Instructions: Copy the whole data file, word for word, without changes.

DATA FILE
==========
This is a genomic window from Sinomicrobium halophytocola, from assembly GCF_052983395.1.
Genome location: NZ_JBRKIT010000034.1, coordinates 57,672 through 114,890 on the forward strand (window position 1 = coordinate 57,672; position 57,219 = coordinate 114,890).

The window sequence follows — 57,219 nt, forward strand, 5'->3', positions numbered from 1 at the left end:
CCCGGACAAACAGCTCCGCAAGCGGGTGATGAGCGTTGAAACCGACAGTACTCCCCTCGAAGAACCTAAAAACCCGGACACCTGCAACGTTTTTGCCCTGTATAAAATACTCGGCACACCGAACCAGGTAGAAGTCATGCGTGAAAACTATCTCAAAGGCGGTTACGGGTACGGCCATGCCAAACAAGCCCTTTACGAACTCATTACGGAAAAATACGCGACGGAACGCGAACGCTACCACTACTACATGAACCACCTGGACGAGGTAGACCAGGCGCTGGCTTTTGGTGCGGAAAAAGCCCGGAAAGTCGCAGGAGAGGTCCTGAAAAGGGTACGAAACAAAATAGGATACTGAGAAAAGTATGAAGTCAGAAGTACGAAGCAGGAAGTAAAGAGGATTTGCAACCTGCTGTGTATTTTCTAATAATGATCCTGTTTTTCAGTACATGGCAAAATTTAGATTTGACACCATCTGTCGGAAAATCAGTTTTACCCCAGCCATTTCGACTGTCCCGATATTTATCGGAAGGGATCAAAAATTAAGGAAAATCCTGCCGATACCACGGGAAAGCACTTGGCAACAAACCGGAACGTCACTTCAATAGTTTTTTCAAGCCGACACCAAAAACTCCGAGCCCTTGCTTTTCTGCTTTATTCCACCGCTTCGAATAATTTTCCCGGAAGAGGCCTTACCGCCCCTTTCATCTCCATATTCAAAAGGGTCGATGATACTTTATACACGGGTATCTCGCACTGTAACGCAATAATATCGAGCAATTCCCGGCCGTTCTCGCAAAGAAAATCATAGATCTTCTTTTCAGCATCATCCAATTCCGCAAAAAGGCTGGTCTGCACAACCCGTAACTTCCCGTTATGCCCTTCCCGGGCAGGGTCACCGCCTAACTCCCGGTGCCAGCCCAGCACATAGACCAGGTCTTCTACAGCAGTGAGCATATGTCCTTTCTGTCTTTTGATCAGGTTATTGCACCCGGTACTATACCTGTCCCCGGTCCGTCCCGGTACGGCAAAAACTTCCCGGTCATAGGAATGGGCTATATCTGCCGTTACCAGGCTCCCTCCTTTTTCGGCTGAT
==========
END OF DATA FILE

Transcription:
This is a genomic window from Sinomicrobium halophytocola, from assembly GCF_052983395.1.
Genome location: NZ_JBRKIT010000034.1, coordinates 57,672 through 114,890 on the forward strand (window position 1 = coordinate 57,672; position 57,219 = coordinate 114,890).

The window sequence follows — 57,219 nt, forward strand, 5'->3', positions numbered from 1 at the left end:
CCCGGACAAACAGCTCCGCAAGCGGGTGATGAGCGTTGAAACCGACAGTACTCCCCTCGAAGAACCTAAAAACCCGGACACCTGCAACGTTTTTGCCCTGTATAAAATACTCGGCACACCGAACCAGGTAGAAGTCATGCGTGAAAACTATCTCAAAGGCGGTTACGGGTACGGCCATGCCAAACAAGCCCTTTACGAACTCATTACGGAAAAATACGCGACGGAACGCGAACGCTACCACTACTACATGAACCACCTGGACGAGGTAGACCAGGCGCTGGCTTTTGGTGCGGAAAAAGCCCGGAAAGTCGCAGGAGAGGTCCTGAAAAGGGTACGAAACAAAATAGGATACTGAGAAAAGTATGAAGTCAGAAGTACGAAGCAGGAAGTAAAGAGGATTTGCAACCTGCTGTGTATTTTCTAATAATGATCCTGTTTTTCAGTACATGGCAAAATTTAGATTTGACACCATCTGTCGGAAAATCAGTTTTACCCCAGCCATTTCGACTGTCCCGATATTTATCGGAAGGGATCAAAAATTAAGGAAAATCCTGCCGATACCACGGGAAAGCACTTGGCAACAAACCGGAACGTCACTTCAATAGTTTTTTCAAGCCGACACCAAAAACTCCGAGCCCTTGCTTTTCTGCTTTATTCCACCGCTTCGAATAATTTTCCCGGAAGAGGCCTTACCGCCCCTTTCATCTCCATATTCAAAAGGGTCGATGATACTTTATACACGGGTATCTCGCACTGTAACGCAATAATATCGAGCAATTCCCGGCCGTTCTCGCAAAGAAAATCATAGATCTTCTTTTCAGCATCATCCAATTCCGCAAAAAGGCTGGTCTGCACAACCCGTAACTTCCCGTTATGCCCTTCCCGGGCAGGGTCACCGCCTAACTCCCGGTGCCAGCCCAGCACATAGACCAGGTCTTCTACAGCAGTGAGCATATGTCCTTTCTGTCTTTTGATCAGGTTATTGCACCCGGTACTATACCTGTCCCCGGTCCGTCCCGGTACGGCAAAAACTTCCCGGTCATAGGAATGGGCTATATCTGCCGTTACCAGGCTCCCTCCTTTTTCGGCTGAT